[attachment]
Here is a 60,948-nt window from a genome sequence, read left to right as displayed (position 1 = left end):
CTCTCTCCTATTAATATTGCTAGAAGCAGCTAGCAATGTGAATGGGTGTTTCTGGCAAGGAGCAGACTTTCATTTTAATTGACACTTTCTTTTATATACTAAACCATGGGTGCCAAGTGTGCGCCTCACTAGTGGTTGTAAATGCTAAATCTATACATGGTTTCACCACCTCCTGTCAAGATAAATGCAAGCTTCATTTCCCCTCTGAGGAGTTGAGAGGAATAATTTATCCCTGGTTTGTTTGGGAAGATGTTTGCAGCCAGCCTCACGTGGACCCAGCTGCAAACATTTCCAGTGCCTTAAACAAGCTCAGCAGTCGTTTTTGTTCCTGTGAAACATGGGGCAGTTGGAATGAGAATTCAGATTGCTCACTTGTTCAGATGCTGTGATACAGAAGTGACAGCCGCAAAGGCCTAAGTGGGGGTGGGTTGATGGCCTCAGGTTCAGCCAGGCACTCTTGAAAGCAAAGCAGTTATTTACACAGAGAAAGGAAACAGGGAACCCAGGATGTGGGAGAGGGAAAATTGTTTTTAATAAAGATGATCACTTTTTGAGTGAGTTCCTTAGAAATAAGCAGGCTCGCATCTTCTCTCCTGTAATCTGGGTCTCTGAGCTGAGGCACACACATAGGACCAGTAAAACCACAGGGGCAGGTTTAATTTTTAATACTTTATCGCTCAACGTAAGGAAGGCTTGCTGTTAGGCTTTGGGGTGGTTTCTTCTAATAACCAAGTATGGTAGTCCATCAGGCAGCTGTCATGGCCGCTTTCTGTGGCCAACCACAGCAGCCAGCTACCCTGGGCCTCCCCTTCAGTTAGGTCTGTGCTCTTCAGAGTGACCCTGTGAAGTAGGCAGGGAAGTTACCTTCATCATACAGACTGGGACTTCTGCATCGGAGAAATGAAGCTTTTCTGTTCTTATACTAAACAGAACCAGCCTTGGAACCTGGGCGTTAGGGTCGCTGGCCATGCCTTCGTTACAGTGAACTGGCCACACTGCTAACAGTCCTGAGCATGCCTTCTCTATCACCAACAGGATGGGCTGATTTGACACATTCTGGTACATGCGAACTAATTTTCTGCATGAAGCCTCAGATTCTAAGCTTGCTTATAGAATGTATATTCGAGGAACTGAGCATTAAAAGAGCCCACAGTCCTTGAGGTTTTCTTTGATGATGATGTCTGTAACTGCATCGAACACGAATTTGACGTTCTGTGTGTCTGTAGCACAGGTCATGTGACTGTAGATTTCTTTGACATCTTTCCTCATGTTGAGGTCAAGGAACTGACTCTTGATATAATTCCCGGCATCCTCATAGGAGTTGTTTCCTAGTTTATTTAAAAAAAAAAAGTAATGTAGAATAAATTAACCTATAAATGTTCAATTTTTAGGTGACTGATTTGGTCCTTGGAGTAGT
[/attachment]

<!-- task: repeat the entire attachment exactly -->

Here is a 60,948-nt window from a genome sequence, read left to right as displayed (position 1 = left end):
CTCTCTCCTATTAATATTGCTAGAAGCAGCTAGCAATGTGAATGGGTGTTTCTGGCAAGGAGCAGACTTTCATTTTAATTGACACTTTCTTTTATATACTAAACCATGGGTGCCAAGTGTGCGCCTCACTAGTGGTTGTAAATGCTAAATCTATACATGGTTTCACCACCTCCTGTCAAGATAAATGCAAGCTTCATTTCCCCTCTGAGGAGTTGAGAGGAATAATTTATCCCTGGTTTGTTTGGGAAGATGTTTGCAGCCAGCCTCACGTGGACCCAGCTGCAAACATTTCCAGTGCCTTAAACAAGCTCAGCAGTCGTTTTTGTTCCTGTGAAACATGGGGCAGTTGGAATGAGAATTCAGATTGCTCACTTGTTCAGATGCTGTGATACAGAAGTGACAGCCGCAAAGGCCTAAGTGGGGGTGGGTTGATGGCCTCAGGTTCAGCCAGGCACTCTTGAAAGCAAAGCAGTTATTTACACAGAGAAAGGAAACAGGGAACCCAGGATGTGGGAGAGGGAAAATTGTTTTTAATAAAGATGATCACTTTTTGAGTGAGTTCCTTAGAAATAAGCAGGCTCGCATCTTCTCTCCTGTAATCTGGGTCTCTGAGCTGAGGCACACACATAGGACCAGTAAAACCACAGGGGCAGGTTTAATTTTTAATACTTTATCGCTCAACGTAAGGAAGGCTTGCTGTTAGGCTTTGGGGTGGTTTCTTCTAATAACCAAGTATGGTAGTCCATCAGGCAGCTGTCATGGCCGCTTTCTGTGGCCAACCACAGCAGCCAGCTACCCTGGGCCTCCCCTTCAGTTAGGTCTGTGCTCTTCAGAGTGACCCTGTGAAGTAGGCAGGGAAGTTACCTTCATCATACAGACTGGGACTTCTGCATCGGAGAAATGAAGCTTTTCTGTTCTTATACTAAACAGAACCAGCCTTGGAACCTGGGCGTTAGGGTCGCTGGCCATGCCTTCGTTACAGTGAACTGGCCACACTGCTAACAGTCCTGAGCATGCCTTCTCTATCACCAACAGGATGGGCTGATTTGACACATTCTGGTACATGCGAACTAATTTTCTGCATGAAGCCTCAGATTCTAAGCTTGCTTATAGAATGTATATTCGAGGAACTGAGCATTAAAAGAGCCCACAGTCCTTGAGGTTTTCTTTGATGATGATGTCTGTAACTGCATCGAACACGAATTTGACGTTCTGTGTGTCTGTAGCACAGGTCATGTGACTGTAGATTTCTTTGACATCTTTCCTCATGTTGAGGTCAAGGAACTGACTCTTGATATAATTCCCGGCATCCTCATAGGAGTTGTTTCCTAGTTTATTTAAAAAAAAAAAGTAATGTAGAATAAATTAACCTATAAATGTTCAATTTTTAGGTGACTGATTTGGTCCTTGGAGTAGT